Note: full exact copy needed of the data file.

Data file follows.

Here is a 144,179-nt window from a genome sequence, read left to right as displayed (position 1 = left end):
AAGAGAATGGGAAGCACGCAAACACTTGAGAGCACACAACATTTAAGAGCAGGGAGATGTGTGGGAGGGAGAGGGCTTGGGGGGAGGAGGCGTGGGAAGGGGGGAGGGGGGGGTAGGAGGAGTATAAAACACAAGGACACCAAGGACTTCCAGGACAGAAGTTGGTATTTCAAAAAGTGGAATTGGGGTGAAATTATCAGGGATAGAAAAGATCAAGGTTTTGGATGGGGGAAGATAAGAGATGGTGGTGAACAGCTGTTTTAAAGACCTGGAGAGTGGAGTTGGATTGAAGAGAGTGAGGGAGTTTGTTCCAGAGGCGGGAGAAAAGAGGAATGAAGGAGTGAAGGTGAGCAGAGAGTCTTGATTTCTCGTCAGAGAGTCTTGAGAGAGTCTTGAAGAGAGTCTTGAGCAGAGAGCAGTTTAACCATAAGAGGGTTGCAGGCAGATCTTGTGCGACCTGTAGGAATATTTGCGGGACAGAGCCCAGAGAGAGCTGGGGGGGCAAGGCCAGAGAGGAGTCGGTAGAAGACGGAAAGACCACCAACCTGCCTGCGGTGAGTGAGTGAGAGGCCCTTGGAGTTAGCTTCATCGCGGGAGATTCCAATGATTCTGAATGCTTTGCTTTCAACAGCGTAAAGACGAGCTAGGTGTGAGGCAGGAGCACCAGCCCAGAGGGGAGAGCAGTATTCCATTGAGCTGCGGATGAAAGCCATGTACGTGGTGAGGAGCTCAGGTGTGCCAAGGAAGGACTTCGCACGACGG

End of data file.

Here is a 144,179-nt window from a genome sequence, read left to right as displayed (position 1 = left end):
AAGAGAATGGGAAGCACGCAAACACTTGAGAGCACACAACATTTAAGAGCAGGGAGATGTGTGGGAGGGAGAGGGCTTGGGGGGAGGAGGCGTGGGAAGGGGGGAGGGGGGGGTAGGAGGAGTATAAAACACAAGGACACCAAGGACTTCCAGGACAGAAGTTGGTATTTCAAAAAGTGGAATTGGGGTGAAATTATCAGGGATAGAAAAGATCAAGGTTTTGGATGGGGGAAGATAAGAGATGGTGGTGAACAGCTGTTTTAAAGACCTGGAGAGTGGAGTTGGATTGAAGAGAGTGAGGGAGTTTGTTCCAGAGGCGGGAGAAAAGAGGAATGAAGGAGTGAAGGTGAGCAGAGAGTCTTGATTTCTCGTCAGAGAGTCTTGAGAGAGTCTTGAAGAGAGTCTTGAGCAGAGAGCAGTTTAACCATAAGAGGGTTGCAGGCAGATCTTGTGCGACCTGTAGGAATATTTGCGGGACAGAGCCCAGAGAGAGCTGGGGGGGCAAGGCCAGAGAGGAGTCGGTAGAAGACGGAAAGACCACCAACCTGCCTGCGGTGAGTGAGTGAGAGGCCCTTGGAGTTAGCTTCATCGCGGGAGATTCCAATGATTCTGAATGCTTTGCTTTCAACAGCGTAAAGACGAGCTAGGTGTGAGGCAGGAGCACCAGCCCAGAGGGGAGAGCAGTATTCCATTGAGCTGCGGATGAAAGCCATGTACGTGGTGAGGAGCTCAGGTGTGCCAAGGAAGGACTTCGCACGACGG